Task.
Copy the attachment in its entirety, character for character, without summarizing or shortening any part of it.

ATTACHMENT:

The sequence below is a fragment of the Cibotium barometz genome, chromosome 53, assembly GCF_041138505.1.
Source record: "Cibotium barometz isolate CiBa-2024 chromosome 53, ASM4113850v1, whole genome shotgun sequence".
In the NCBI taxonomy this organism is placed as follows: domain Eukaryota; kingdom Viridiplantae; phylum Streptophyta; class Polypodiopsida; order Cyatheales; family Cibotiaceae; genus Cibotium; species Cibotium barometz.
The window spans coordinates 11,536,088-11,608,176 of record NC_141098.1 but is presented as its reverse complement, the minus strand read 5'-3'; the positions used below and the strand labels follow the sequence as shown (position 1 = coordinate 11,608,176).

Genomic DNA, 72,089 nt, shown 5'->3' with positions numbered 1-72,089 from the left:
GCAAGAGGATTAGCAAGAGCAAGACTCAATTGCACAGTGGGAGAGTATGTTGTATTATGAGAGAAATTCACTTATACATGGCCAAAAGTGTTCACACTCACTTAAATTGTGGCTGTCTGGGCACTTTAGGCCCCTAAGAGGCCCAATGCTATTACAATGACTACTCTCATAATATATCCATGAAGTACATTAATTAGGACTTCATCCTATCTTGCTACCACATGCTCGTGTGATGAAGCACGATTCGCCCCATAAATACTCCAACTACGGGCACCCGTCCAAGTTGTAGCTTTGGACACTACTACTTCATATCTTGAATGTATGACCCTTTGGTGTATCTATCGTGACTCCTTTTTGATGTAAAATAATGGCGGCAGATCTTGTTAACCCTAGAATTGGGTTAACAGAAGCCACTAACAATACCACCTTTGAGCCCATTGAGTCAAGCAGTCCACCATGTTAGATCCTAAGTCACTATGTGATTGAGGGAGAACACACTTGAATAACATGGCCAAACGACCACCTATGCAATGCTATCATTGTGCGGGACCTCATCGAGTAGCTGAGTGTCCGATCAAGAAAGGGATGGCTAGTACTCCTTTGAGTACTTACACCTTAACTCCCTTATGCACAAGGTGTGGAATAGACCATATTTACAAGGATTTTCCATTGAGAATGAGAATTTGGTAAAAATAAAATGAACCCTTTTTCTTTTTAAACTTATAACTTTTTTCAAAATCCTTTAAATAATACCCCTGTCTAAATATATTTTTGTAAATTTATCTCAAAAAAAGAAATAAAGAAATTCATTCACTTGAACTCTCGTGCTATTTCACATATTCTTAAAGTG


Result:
The sequence below is a fragment of the Cibotium barometz genome, chromosome 53, assembly GCF_041138505.1.
Source record: "Cibotium barometz isolate CiBa-2024 chromosome 53, ASM4113850v1, whole genome shotgun sequence".
In the NCBI taxonomy this organism is placed as follows: domain Eukaryota; kingdom Viridiplantae; phylum Streptophyta; class Polypodiopsida; order Cyatheales; family Cibotiaceae; genus Cibotium; species Cibotium barometz.
The window spans coordinates 11,536,088-11,608,176 of record NC_141098.1 but is presented as its reverse complement, the minus strand read 5'-3'; the positions used below and the strand labels follow the sequence as shown (position 1 = coordinate 11,608,176).

Genomic DNA, 72,089 nt, shown 5'->3' with positions numbered 1-72,089 from the left:
GCAAGAGGATTAGCAAGAGCAAGACTCAATTGCACAGTGGGAGAGTATGTTGTATTATGAGAGAAATTCACTTATACATGGCCAAAAGTGTTCACACTCACTTAAATTGTGGCTGTCTGGGCACTTTAGGCCCCTAAGAGGCCCAATGCTATTACAATGACTACTCTCATAATATATCCATGAAGTACATTAATTAGGACTTCATCCTATCTTGCTACCACATGCTCGTGTGATGAAGCACGATTCGCCCCATAAATACTCCAACTACGGGCACCCGTCCAAGTTGTAGCTTTGGACACTACTACTTCATATCTTGAATGTATGACCCTTTGGTGTATCTATCGTGACTCCTTTTTGATGTAAAATAATGGCGGCAGATCTTGTTAACCCTAGAATTGGGTTAACAGAAGCCACTAACAATACCACCTTTGAGCCCATTGAGTCAAGCAGTCCACCATGTTAGATCCTAAGTCACTATGTGATTGAGGGAGAACACACTTGAATAACATGGCCAAACGACCACCTATGCAATGCTATCATTGTGCGGGACCTCATCGAGTAGCTGAGTGTCCGATCAAGAAAGGGATGGCTAGTACTCCTTTGAGTACTTACACCTTAACTCCCTTATGCACAAGGTGTGGAATAGACCATATTTACAAGGATTTTCCATTGAGAATGAGAATTTGGTAAAAATAAAATGAACCCTTTTTCTTTTTAAACTTATAACTTTTTTCAAAATCCTTTAAATAATACCCCTGTCTAAATATATTTTTGTAAATTTATCTCAAAAAAAGAAATAAAGAAATTCATTCACTTGAACTCTCGTGCTATTTCACATATTCTTAAAGTG